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Toronto gets new "hospitals in the sky," former Ontario Associate Chief Justice appointed to review G20 police tactics, Bussin booed, GTA foodbanks tapped, TTC worker hailed hero

Fancy new air ambulances have descended upon Toronto. The new AgustaWestland Aw139 helicopters, dubbed "hospitals in the sky," are capable of flying through rough, stormy weather and travel further than the old fleet. Decked out with the latest medical equipment, the helicopters touched down at Toronto's island airport yesterday as a crowd of hundreds of spectators gathered to gape at the new machines. Officials say that the new helicopters can provide the same level of care as a hospital's critical care unit, which is great news for rural communities in Ontario.

Former Ontario Associate Chief Justice John Morden has been appointed to oversee the independent civilian review of police tactics during the G20 summit. Morden, who now works as a lawyer for Heenan Blaikie, will examine "oversight, governance, accountability, transparency and the communications and supervision issues," with regards to police action during the G20 summit in Toronto. He was appointed by the Toronto Police Services Board for the review, which will be in addition to the force's own internal review, the Ontario Ombudsman's investigation, the province's Special Investigation Unit report and two other independent reviews. If anyone has extra time, a little look into those exorbitant bug spray costs may be a good idea.

Local councillor Sandra Bussin reportedly had a rough time at a Beaches-East York debate last night. Bussin was treated to some boos by the crowd, as was Rob Ford who wasn't even there but whose name elicited booing anyhow. Bussin has come under fire for her support of Tuggs Inc. exclusive beaches deal with the city. When she tried to defend the owners last night, the audience yelled "Baloney!" and "Sit down! Sit down!" Ouch. Lucky for Bussin, though, advance polls show that challengers may still have a tough time taking her down.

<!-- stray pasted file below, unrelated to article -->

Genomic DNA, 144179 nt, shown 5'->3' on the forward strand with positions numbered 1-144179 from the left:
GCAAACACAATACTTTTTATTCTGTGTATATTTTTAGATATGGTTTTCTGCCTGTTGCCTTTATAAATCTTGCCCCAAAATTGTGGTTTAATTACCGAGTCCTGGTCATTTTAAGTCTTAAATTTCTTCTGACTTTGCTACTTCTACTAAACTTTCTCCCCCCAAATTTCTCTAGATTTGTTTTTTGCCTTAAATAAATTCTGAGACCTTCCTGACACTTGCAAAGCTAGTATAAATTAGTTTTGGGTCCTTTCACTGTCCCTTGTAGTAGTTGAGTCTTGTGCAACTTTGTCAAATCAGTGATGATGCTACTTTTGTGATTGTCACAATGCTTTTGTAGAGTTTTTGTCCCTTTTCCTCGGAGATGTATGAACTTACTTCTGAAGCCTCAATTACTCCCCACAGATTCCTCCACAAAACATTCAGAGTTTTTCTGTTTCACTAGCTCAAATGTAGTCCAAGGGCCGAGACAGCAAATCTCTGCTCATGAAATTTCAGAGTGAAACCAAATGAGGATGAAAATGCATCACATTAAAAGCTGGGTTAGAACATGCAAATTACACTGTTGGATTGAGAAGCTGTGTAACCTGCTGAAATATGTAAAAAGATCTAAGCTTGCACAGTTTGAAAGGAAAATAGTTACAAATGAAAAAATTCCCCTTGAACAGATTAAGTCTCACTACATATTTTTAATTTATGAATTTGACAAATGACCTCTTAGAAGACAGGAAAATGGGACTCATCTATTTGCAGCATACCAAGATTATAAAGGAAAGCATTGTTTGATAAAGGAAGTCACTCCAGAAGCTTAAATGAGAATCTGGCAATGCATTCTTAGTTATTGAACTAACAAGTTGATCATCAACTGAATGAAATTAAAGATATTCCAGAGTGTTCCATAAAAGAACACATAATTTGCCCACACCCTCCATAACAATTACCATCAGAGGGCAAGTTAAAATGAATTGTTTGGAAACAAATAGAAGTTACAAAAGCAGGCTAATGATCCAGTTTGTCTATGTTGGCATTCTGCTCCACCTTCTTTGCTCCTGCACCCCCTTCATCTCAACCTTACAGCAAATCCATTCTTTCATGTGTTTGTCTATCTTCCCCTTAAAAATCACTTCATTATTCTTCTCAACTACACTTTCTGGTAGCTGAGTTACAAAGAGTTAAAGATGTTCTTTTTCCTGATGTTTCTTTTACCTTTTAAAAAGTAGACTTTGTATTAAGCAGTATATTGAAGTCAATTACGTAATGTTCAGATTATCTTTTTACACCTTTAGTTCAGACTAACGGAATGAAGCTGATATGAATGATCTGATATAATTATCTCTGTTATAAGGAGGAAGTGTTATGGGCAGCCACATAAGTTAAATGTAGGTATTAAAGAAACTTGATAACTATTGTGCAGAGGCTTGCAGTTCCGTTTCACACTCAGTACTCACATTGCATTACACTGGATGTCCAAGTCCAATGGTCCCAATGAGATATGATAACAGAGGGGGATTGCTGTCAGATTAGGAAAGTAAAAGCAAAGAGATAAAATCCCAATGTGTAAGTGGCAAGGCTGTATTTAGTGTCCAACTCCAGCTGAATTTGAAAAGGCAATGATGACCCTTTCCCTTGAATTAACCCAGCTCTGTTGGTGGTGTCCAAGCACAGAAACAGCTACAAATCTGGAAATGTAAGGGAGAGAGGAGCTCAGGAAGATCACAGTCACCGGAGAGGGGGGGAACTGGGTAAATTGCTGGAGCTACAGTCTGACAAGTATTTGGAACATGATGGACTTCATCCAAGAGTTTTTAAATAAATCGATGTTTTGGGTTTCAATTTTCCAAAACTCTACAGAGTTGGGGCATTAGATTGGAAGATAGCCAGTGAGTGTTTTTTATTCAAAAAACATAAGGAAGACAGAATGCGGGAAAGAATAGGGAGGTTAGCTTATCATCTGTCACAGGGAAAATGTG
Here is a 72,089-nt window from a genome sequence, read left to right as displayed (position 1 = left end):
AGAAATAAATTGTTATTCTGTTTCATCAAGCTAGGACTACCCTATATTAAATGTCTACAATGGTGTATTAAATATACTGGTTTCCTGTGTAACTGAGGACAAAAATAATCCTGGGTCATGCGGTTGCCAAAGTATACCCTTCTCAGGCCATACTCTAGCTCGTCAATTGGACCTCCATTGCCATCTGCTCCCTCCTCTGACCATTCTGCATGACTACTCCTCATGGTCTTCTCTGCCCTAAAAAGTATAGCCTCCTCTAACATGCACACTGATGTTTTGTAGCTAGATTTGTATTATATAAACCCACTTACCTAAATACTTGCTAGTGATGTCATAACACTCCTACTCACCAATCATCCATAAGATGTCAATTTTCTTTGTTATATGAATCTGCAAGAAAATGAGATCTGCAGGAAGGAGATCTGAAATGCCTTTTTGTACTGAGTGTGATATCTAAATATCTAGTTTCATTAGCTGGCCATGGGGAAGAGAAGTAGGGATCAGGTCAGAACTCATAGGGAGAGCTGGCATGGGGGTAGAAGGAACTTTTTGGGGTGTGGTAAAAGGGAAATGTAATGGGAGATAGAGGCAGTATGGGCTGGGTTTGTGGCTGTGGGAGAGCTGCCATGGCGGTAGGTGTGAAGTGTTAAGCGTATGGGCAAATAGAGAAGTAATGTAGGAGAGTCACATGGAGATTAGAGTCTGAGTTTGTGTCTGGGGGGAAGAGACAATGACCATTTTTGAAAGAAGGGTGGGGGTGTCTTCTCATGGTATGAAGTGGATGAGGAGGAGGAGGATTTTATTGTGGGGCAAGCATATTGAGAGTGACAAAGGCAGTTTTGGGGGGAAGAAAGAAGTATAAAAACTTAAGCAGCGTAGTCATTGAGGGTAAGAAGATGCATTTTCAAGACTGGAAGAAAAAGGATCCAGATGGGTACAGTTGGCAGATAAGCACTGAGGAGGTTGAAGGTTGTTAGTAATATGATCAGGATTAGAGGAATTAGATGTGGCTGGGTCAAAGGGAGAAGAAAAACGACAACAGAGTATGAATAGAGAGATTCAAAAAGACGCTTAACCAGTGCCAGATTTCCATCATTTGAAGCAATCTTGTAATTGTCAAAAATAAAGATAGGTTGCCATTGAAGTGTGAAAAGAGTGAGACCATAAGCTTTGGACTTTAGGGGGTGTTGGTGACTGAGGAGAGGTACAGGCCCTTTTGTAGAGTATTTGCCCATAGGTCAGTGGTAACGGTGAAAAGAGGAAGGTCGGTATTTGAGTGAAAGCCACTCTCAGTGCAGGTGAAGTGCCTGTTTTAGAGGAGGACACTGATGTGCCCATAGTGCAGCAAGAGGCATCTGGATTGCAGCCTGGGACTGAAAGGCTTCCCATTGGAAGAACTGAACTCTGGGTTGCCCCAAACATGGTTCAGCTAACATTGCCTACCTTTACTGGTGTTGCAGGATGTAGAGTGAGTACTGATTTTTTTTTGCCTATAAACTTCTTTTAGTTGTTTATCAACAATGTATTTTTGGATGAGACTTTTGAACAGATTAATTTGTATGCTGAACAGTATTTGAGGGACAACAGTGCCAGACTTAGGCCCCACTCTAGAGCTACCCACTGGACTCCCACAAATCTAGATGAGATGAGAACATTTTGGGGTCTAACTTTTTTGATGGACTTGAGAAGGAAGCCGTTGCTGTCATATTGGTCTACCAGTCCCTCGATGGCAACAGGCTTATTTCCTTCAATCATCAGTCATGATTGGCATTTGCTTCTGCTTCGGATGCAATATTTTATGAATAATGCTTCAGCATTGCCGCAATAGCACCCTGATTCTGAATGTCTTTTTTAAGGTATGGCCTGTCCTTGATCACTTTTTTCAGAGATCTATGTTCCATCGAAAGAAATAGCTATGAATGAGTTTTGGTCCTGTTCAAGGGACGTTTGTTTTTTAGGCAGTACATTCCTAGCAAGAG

A new report shows that GTA food bank users are still feeling pressure from the effects of the 2008 global recession. The Daily Bread Food Bank data shows client visits to food banks across the GTA jumped by 15 per cent from the 2008-2009 to the 2009-2010 fiscal year. The report also looked at client living conditions and found that 46 per cent had lost their jobs and 13 per cent are living on life savings. The Daily Food Bank hopes to raise 500,000 pounds of non-perishable food and $500,000 during its fall drive to compensate for the depleted stock.

And some sort of positive news from the TTC (yes, that's right). A TTC worker was hailed a hero last night after he risked his life to break up a knife fight at subway stop. Two men were struggling on the westbound platform of Lansdowne station at around 7:30 p.m. when one held a knife to the other's throat. A TTC worker jumped in front of the man with the knife, stopping the attack. Luckily, no one was hurt.

Photo by Jen Tse in the blogTO Flickr pool.


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